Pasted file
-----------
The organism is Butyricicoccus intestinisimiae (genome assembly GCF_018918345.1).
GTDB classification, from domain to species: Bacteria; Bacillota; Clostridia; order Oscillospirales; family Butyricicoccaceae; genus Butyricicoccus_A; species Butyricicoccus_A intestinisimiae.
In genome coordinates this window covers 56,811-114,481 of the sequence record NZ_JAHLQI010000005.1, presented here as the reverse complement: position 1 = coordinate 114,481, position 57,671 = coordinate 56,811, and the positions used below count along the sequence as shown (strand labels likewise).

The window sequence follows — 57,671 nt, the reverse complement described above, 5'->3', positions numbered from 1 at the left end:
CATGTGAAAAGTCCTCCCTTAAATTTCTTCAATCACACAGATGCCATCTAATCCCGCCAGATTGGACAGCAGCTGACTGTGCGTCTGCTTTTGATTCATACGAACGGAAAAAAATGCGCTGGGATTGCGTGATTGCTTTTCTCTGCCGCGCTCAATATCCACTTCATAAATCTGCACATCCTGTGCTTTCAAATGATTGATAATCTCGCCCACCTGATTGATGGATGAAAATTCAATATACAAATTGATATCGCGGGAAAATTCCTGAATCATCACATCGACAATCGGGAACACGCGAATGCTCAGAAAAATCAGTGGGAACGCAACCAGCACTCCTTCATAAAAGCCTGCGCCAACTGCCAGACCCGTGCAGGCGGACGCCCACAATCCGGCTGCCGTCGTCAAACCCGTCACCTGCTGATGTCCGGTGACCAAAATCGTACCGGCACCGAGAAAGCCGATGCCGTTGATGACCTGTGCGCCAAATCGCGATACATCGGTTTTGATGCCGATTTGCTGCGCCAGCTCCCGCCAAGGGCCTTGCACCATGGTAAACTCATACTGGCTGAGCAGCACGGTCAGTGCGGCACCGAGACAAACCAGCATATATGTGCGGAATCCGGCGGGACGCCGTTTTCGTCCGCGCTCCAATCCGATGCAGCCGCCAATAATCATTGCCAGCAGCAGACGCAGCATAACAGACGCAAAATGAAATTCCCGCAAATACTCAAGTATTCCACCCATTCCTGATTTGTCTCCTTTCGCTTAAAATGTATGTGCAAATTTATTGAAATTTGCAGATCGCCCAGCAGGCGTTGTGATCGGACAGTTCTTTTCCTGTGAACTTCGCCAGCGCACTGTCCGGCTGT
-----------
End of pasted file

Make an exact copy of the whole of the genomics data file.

The organism is Butyricicoccus intestinisimiae (genome assembly GCF_018918345.1).
GTDB classification, from domain to species: Bacteria; Bacillota; Clostridia; order Oscillospirales; family Butyricicoccaceae; genus Butyricicoccus_A; species Butyricicoccus_A intestinisimiae.
In genome coordinates this window covers 56,811-114,481 of the sequence record NZ_JAHLQI010000005.1, presented here as the reverse complement: position 1 = coordinate 114,481, position 57,671 = coordinate 56,811, and the positions used below count along the sequence as shown (strand labels likewise).

The window sequence follows — 57,671 nt, the reverse complement described above, 5'->3', positions numbered from 1 at the left end:
CATGTGAAAAGTCCTCCCTTAAATTTCTTCAATCACACAGATGCCATCTAATCCCGCCAGATTGGACAGCAGCTGACTGTGCGTCTGCTTTTGATTCATACGAACGGAAAAAAATGCGCTGGGATTGCGTGATTGCTTTTCTCTGCCGCGCTCAATATCCACTTCATAAATCTGCACATCCTGTGCTTTCAAATGATTGATAATCTCGCCCACCTGATTGATGGATGAAAATTCAATATACAAATTGATATCGCGGGAAAATTCCTGAATCATCACATCGACAATCGGGAACACGCGAATGCTCAGAAAAATCAGTGGGAACGCAACCAGCACTCCTTCATAAAAGCCTGCGCCAACTGCCAGACCCGTGCAGGCGGACGCCCACAATCCGGCTGCCGTCGTCAAACCCGTCACCTGCTGATGTCCGGTGACCAAAATCGTACCGGCACCGAGAAAGCCGATGCCGTTGATGACCTGTGCGCCAAATCGCGATACATCGGTTTTGATGCCGATTTGCTGCGCCAGCTCCCGCCAAGGGCCTTGCACCATGGTAAACTCATACTGGCTGAGCAGCACGGTCAGTGCGGCACCGAGACAAACCAGCATATATGTGCGGAATCCGGCGGGACGCCGTTTTCGTCCGCGCTCCAATCCGATGCAGCCGCCAATAATCATTGCCAGCAGCAGACGCAGCATAACAGACGCAAAATGAAATTCCCGCAAATACTCAAGTATTCCACCCATTCCTGATTTGTCTCCTTTCGCTTAAAATGTATGTGCAAATTTATTGAAATTTGCAGATCGCCCAGCAGGCGTTGTGATCGGACAGTTCTTTTCCTGTGAACTTCGCCAGCGCACTGTCCGGCTGT